Steven Greenbaum in Board Operations on September 11, 2018
Co-op and condo boardrooms have at least one thing in common with Las Vegas: what happens there should stay there.
Many new board members run on a platform about transparency, communication, and being a liaison between the board and the shareholders. All commendable reasons to serve, but not without risks. These good intentions can easily slip into bad results when a new board member gets overly involved with building staff; wants to share all the information he or she has learned; or gets manipulated by a clever shareholder or staff member.
How do you deal with these situations? Point out to the new board member who likes to get chatty with the staff – he may see himself as the liaison for management, the board, and the staff – that too many chefs may spoil the meal. For example: management may give the staff a task to do, and one staff member goes to the managing agent and says, “Do we really have to do this?” The managing agent says, “Of course, you do. It’s part of your job description.” Then the staff member will go to the “liaison” board member and say,”Do we have to do this?” The board member says, “Well, this is not right. You shouldn’t have to do this.” The next thing you know, the board member is contradicting what either the other board members are saying or what the managing agent says. The staff gets mixed messages, and the result is chaos.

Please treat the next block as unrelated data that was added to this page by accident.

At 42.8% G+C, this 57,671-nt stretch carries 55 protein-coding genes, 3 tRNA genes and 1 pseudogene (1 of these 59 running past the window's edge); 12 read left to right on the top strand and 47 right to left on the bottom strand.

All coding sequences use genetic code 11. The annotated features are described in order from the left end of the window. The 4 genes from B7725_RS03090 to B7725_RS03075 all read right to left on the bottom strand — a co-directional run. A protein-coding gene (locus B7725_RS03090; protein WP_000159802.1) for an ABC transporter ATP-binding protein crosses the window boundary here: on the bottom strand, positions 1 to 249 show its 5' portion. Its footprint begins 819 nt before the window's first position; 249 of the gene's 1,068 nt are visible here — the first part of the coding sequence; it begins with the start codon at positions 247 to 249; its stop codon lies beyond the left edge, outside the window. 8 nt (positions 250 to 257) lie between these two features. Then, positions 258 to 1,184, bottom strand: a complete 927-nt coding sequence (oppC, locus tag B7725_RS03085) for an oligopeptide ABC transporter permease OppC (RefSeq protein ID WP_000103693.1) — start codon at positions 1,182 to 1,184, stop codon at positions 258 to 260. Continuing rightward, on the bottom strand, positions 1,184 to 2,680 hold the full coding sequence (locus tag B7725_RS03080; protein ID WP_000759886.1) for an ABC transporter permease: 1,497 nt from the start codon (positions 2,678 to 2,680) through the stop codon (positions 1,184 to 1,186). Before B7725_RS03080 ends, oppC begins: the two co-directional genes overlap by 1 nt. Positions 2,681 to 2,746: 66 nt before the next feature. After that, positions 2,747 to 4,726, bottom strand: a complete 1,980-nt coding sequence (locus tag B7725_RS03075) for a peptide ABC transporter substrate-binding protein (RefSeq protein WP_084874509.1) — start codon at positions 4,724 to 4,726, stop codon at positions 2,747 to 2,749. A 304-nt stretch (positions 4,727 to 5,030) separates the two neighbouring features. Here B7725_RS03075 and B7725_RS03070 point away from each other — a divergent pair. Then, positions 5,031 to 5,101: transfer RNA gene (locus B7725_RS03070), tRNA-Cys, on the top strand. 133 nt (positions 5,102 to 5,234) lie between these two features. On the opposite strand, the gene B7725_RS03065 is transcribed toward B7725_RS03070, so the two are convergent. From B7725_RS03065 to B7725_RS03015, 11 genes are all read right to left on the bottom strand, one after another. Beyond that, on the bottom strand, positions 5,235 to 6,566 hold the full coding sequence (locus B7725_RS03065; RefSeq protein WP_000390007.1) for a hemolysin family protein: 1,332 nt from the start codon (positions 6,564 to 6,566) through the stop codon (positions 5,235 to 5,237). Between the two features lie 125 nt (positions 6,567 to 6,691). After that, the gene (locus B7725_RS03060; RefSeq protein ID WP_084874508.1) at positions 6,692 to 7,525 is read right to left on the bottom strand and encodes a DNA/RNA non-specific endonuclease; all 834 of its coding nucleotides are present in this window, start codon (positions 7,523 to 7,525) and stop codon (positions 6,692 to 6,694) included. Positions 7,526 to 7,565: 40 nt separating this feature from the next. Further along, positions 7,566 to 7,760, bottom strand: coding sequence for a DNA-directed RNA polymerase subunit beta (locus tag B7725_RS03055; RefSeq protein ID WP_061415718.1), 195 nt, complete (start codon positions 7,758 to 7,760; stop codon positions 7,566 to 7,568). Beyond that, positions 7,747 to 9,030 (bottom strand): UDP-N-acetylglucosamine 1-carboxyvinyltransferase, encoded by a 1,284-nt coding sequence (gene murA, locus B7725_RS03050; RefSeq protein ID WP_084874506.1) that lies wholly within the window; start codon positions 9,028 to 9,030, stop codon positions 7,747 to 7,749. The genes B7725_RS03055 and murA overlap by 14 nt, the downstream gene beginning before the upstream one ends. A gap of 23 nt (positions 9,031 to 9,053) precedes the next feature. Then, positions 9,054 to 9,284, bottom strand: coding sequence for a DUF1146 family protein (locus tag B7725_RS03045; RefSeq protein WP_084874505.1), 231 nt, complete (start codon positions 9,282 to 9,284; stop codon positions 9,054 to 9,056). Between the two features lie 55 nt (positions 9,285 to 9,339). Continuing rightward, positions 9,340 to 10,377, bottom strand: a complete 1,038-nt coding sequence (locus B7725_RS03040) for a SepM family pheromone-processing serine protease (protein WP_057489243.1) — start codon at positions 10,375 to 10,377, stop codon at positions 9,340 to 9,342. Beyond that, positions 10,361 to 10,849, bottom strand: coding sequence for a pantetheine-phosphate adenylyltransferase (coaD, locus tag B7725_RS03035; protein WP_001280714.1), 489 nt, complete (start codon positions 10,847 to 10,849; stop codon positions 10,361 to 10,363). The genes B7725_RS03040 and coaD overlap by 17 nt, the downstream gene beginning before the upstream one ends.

If “Mr. Chatty” wants to share everything discussed at board meetings with fellow shareholders, the staff, or other people, you have to explain to him that some things need to stay in the boardroom and cannot be shared. That could be information on a shareholder, legal information, or future plans of what the building’s going to do. You want to be especially careful with financial information.
Finally, people new to a board may find themselves being unwittingly used by neighbors. A shareholder knocks on this new member’s door at 8 o’clock at night saying, “Can you just sign this document? I’m refinancing.” Or: “I need to sell my apartment. My mortgage broker said I only need a signature from a board member. Sign this.” The board member, inexperienced and naïve, may sign – and that may not always be in the best interests of the co-op.
I’m not saying that new board members should not be communicative or transparent, or that they should ignore the staff. But they need to understand their fiduciary responsibilities.
Steven Greenbaum is senior vice president of the Charles H. Greenthal Group/MGRE.
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